By News Reporters

Fund target area.
Projects need to benefit the target area, which is also the BID area.

Something must have pricked Derwent London’s corporate conscience, for the real estate investment trust have announced a financial package of £250,000 towards community projects in Fitzrovia, an area where they hold a large amount of property.

The announcement this week comes ahead of the start of one of their most controversial construction projects — the part-demolition and redevelopment of the Saatchi & Saatchi building in Charlotte Street which was given approval by Mayor Boris Johnson after being rejected by Camden Council.

Rather tellingly, Derwent have said “The communities in which we operate are becoming more vocal and knowledgeable about development activity. As a result it becomes ever more important that we maintain our high standards and willingness to engage with stakeholders.”

But how far does that willingness extend?

Several of Fitzrovia’s charities and community groups have now been invited to bid for the share of £200,000 of grant aid, while £50,000 will be kept back to administer the fund and held for contingencies. The fund will have a life-span of three to five years and can only be used in a tightly defined geographic area and which coincides with the business improvement district (BID) they masterminded and brought into being in August 2012. Another scheme that was itself laced with controversy.

Community groups will be invited to bid for a share of £70,000 in June and July 2013 with the balance of the money being opened for bids during the fund’s life-span.

Derwent say the Fitzrovia community funding programme has been worked up in close co-operation with Camden Council’s officers and local councillors to ensure the grant aid suits the local context. But much of the development of the programme emerged from research carried out by community engagement organisation Soundings who descended on Fitzrovia in 2012 canvassing opinions from local people about Derwent London.

“Following on from this research exercise, Derwent London have developed a community investment strategy which will make funding, as well as investments in kind, available for local groups,” say Derwent.

This June local groups will be invited to bid for a share of £60,000 to deliver two large projects with at least one of the projects delivering “physical improvements to a public space or street environment” within the Fitzrovia business improvement district area. Other project proposals will need to demonstrate another form of community benefit in the same district area.

In July groups will be given the opportunity to bid for a share of £10,000 for smaller projects.

Derwent London are also offering “investments in kind through staff contributing their time and offering their skills to community projects”, and for a trial period they will offer their gallery space on Whitfield Street for community use.

The announcement by Derwent is likely to be welcomed by community groups operating within the Fitzrovia BID many of whom face declining funding opportunities while experiencing rising costs.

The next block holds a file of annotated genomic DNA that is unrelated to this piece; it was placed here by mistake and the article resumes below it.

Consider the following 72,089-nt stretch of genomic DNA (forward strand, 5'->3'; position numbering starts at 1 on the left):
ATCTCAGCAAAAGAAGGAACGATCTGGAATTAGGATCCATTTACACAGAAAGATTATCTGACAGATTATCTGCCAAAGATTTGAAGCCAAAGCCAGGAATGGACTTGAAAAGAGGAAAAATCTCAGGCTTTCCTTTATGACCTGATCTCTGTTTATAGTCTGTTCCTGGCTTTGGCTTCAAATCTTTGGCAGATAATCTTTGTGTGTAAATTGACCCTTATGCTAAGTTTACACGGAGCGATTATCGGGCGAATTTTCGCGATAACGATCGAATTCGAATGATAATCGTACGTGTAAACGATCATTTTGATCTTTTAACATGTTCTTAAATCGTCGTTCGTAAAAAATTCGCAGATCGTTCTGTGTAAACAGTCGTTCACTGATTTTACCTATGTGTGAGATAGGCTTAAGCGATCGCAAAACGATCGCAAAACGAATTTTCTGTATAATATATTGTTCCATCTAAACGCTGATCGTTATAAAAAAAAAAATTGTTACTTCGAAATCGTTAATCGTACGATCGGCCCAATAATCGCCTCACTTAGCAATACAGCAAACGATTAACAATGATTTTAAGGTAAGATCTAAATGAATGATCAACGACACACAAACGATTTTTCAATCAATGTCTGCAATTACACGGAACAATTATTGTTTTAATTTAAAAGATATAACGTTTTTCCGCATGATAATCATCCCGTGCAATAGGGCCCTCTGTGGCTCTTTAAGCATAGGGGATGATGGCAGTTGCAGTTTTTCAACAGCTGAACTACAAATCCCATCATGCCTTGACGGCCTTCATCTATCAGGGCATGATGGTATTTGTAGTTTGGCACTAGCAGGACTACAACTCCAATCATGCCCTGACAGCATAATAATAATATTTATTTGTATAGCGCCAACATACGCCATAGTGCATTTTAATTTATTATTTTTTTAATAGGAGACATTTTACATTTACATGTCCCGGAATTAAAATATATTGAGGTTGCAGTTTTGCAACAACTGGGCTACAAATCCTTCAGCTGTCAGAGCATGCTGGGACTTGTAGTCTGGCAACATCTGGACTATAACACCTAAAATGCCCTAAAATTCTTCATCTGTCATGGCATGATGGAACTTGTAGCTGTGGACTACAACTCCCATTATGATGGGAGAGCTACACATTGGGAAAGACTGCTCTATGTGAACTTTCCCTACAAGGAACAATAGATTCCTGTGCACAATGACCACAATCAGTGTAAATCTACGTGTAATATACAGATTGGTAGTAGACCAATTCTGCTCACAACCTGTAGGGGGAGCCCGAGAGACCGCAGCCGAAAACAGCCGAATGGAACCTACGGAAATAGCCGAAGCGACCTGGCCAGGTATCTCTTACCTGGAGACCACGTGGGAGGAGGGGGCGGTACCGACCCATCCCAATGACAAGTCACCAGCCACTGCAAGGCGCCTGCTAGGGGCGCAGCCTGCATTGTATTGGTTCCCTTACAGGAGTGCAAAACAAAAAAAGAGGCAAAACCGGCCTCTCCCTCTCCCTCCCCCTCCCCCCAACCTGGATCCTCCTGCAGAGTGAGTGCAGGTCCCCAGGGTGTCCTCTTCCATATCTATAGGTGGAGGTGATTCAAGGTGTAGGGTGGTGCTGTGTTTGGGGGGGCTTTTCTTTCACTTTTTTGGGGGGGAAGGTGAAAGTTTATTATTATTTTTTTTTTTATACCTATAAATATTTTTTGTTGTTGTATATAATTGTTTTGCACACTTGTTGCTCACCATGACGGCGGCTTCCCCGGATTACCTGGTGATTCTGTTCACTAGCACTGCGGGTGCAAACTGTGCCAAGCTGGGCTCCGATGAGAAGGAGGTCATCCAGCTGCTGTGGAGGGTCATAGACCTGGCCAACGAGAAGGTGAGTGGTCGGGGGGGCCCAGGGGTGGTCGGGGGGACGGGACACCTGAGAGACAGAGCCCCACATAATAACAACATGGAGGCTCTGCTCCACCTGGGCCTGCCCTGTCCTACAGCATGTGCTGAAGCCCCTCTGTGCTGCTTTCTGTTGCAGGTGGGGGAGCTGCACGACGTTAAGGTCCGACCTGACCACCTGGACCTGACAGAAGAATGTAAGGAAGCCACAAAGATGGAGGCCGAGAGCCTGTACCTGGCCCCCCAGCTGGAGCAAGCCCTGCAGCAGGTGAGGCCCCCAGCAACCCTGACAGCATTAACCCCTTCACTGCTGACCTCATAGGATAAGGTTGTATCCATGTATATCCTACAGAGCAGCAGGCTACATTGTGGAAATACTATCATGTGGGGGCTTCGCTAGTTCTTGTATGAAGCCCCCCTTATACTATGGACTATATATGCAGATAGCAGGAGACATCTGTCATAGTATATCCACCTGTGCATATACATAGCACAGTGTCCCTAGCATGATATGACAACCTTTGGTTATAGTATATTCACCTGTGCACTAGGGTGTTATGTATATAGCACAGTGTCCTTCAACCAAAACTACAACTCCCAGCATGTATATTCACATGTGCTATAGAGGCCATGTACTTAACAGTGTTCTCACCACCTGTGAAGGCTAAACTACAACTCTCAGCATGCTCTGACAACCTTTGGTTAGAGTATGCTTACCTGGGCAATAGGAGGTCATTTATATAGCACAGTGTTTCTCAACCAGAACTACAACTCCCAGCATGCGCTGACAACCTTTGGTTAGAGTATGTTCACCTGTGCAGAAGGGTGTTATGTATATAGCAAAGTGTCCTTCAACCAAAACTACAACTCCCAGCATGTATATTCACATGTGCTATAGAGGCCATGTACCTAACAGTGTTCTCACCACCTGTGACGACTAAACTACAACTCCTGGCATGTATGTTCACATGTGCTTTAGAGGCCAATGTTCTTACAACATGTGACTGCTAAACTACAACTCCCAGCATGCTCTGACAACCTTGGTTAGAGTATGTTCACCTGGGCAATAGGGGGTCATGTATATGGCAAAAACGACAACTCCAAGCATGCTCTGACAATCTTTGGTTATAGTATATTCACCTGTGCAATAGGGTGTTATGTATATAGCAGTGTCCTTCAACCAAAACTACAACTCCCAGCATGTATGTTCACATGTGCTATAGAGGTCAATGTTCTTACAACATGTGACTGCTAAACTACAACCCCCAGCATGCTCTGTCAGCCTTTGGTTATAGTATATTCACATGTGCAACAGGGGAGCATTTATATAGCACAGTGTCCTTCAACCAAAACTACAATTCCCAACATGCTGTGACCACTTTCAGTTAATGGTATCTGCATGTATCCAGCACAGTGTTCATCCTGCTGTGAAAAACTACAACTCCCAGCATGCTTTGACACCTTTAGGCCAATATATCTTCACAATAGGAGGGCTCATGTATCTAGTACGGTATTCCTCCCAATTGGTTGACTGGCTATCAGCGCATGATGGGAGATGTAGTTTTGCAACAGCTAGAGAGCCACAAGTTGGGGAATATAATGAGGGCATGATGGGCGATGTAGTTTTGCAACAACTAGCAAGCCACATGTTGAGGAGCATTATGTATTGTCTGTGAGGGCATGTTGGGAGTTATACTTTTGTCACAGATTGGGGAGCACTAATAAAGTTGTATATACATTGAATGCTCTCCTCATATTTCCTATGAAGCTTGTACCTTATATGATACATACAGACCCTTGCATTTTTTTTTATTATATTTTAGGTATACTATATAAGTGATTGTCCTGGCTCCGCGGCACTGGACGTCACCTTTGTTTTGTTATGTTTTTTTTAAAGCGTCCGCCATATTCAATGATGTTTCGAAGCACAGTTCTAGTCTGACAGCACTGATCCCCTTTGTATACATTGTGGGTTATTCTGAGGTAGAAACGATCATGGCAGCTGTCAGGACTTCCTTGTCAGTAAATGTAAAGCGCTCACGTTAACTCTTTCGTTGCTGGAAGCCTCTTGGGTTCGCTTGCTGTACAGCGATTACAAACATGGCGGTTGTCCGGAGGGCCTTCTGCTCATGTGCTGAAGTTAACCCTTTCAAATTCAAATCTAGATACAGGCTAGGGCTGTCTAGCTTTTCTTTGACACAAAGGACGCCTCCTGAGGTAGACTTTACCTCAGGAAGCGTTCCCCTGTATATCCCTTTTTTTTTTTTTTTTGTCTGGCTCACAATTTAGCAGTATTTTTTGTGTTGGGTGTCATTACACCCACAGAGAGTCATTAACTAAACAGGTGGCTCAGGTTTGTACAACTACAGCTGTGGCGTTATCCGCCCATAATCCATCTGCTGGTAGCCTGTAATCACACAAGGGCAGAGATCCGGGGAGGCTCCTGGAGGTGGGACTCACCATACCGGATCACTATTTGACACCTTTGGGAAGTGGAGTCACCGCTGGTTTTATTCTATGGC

However, there is only a three-week window in which to submit applications for a share of £60,000 and then there will be a second stage process in early July where groups who have their project short-listed will be asked to make a presentation in front of their peers.

Community workers who spoke to Fitzrovia News complained it was a very short time scale to design and cost a project and have it submitted for the deadline of 20 June. The project guidelines also rule out funding for core costs (the money that is needed to help run organisations and contribute to overheads like rent). These will have to be met by other funding.

More progressive funders allow organisations to apply for full cost recovery. Community organisations working in inner London face much higher core costs because of having to pay high rents due to the rising land values, factors that actually benefit landowners like Derwent London.

Our sources criticised Derwent London for being too impatient to see visible results of projects, particularly environmental improvements in their newly created business improvement district, without looking to improve the financial sustainability of Fitzrovia’s voluntary sector. Rather than investing in communities they appear to be bolstering the value of their own business improvement district.

Derwent London were heavily criticised for not providing enough quantity of new open space within their forthcoming Saatchi block redevelopment. Now they are looking for voluntary sector organisations to improve the quality of the existing open spaces and streets without being prepared to pay the full costs.

While it is admirable of Derwent to offer payment in kind by their own staff contributing as volunteers to projects, volunteers do need to be managed and there are costs associated with this. Use of space for community activities and exhibitions is likely to be broadly welcomed.

Soundings, also no strangers to controversy, will be processing the applications on behalf of Derwent London who will make the final decision on awarding the grants within four weeks of the project presentations. Derwent London expect the projects to be delivered by mid 2014.

Update 7 June 2013: Derwent London have now told us they have extended the application deadline to 30 June 2013 (large projects) and 15 July 2013 (small projects) for the first tranche of this funding.

Update 10 June 2013: Having realised 30 June is a Sunday, Derwent London and Soundings have now announced deadline for receipt of applications for large-scale projects until 5pm on Monday 1st July 2013.

More information and how to apply is on Derwent London’s website.